Two decades ago if somebody talked about a strategic deal between Iran and Iraq people would have laughed. But today that became a reality.
The Iranian defence minister and his Iraqi counterpart signed a memorandum of understanding (MoU) on Sunday in Tehran to strengthen military cooperation. Iranian Defense Minister Hossein Dehqan and Iraqi Defense Minister Erfan al-Hiyali inked the MoU to promote counter-terrorism cooperation, joint training and other efforts to ensure border security and provide logistical, technical and military support. Tehran and Baghdad have been closely coordinating their actions for three years in the fight against the Islamic State terror organisation. The defence ministers hope to bolster bilateral military cooperation between the neighbours, which signed a defence agreement in December 2014. (laht.com)
The Iraqi minister acknowledged Iran's help in the fight against Islamic State and also stressed the importance of unity. Iraq's Kurdistan region has announced it will hold an independence referendum in September. "We will not let any political side disintegrate Iraq," Hayali said. In his talks with Hayali, Shamkhani warned that "secessionist approaches can become a platform, to prepare the ground for insecurity and instability". Tehran has been a key supporter of Baghdad in its fight against Islamic State and has provided Iraq with financial and military help. Iran has its own Kurdish population along its borders with Iraq and Turkey and does not want to see Iraq's Kurdish region become an independent state. (firstpost.com)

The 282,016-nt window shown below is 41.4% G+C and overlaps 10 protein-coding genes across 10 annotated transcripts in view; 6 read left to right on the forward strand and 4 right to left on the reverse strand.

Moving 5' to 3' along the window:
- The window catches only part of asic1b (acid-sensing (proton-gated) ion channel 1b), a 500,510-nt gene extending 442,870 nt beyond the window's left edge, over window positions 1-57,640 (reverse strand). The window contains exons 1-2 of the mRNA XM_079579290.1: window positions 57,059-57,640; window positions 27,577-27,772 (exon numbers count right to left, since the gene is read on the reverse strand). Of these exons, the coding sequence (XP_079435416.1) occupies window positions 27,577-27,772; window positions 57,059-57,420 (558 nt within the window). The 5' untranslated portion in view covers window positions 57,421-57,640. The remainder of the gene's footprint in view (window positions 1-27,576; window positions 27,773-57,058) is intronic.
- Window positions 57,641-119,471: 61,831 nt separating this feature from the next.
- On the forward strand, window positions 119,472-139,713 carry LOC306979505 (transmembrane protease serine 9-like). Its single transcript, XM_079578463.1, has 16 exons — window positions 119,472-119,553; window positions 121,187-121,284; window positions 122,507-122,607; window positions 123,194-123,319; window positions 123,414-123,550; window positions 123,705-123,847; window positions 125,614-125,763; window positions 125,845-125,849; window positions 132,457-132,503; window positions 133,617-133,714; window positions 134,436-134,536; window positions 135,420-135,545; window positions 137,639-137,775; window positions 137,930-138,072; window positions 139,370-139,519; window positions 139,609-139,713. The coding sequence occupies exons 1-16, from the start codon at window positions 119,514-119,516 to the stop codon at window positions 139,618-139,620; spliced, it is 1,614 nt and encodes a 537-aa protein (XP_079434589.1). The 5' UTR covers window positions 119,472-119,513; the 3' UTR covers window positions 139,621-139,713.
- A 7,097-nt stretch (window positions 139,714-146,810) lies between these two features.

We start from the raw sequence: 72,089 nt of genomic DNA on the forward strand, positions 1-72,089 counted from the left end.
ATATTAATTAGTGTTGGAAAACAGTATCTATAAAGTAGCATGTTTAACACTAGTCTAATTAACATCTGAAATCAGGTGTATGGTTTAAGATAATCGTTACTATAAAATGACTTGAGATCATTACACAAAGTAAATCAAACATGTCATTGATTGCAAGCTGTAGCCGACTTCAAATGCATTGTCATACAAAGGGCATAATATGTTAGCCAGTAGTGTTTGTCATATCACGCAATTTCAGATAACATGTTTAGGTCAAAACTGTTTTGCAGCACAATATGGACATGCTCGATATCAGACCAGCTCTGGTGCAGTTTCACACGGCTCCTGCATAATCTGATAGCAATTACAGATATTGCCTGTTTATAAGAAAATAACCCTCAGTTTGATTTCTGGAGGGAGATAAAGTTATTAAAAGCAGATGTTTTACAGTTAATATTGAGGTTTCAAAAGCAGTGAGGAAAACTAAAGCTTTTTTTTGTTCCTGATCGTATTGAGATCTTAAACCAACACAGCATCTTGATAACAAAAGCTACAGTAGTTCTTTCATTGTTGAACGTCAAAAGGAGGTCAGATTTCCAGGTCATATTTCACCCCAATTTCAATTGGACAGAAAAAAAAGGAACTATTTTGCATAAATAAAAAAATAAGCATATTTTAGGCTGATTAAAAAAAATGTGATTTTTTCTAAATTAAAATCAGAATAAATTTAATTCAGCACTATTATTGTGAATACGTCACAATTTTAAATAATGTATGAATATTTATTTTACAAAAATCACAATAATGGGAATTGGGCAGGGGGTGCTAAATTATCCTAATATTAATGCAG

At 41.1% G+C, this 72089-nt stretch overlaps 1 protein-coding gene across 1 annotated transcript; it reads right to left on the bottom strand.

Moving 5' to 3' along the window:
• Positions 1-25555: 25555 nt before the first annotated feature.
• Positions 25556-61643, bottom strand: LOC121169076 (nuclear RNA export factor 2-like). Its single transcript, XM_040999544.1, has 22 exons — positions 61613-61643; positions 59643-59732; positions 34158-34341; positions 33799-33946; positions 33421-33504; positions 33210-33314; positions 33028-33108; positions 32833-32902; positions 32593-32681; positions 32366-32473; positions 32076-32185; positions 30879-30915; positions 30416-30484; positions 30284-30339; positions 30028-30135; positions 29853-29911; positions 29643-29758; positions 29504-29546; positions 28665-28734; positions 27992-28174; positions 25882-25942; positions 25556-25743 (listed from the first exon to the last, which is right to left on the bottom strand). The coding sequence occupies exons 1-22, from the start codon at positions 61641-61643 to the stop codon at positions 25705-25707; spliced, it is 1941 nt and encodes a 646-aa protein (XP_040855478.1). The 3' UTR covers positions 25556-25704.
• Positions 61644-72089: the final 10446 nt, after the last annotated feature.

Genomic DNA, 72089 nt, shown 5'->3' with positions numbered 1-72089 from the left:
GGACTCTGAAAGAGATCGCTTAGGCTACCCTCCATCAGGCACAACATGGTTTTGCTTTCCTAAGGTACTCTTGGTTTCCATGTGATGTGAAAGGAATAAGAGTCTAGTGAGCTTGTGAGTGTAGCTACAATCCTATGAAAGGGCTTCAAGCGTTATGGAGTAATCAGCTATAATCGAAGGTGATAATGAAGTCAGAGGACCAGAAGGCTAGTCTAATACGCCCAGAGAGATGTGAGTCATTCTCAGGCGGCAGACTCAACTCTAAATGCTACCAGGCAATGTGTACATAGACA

He also voiced Iran’s support to the Iraqi armed forces in the fight against terrorism, as well as assistance in rebuilding and developing Iraqi cities after years of war. Iran was among the first countries coming to the aid of the Iraq when Daesh insurgents seized control of vast areas of the Arab country in 2014 and announced the establishment of a new caliphate. The Islamic Republic has also sent military advisers to train the Iraqi army and the Kurdish forces to fight Daesh. (tehrantimes.com)
Something to learn from
The signing of a deal between Iran and Iraq is something to learn from. The war between these two countries lasted 8 years killing about 1 million people in both these countries. The challenge between these two countries are quite real. They have a Shia and Sunni divide and then there is the issue of the rest of the Arab neighbourhood that includes Saudi, Kuwait and Qatar.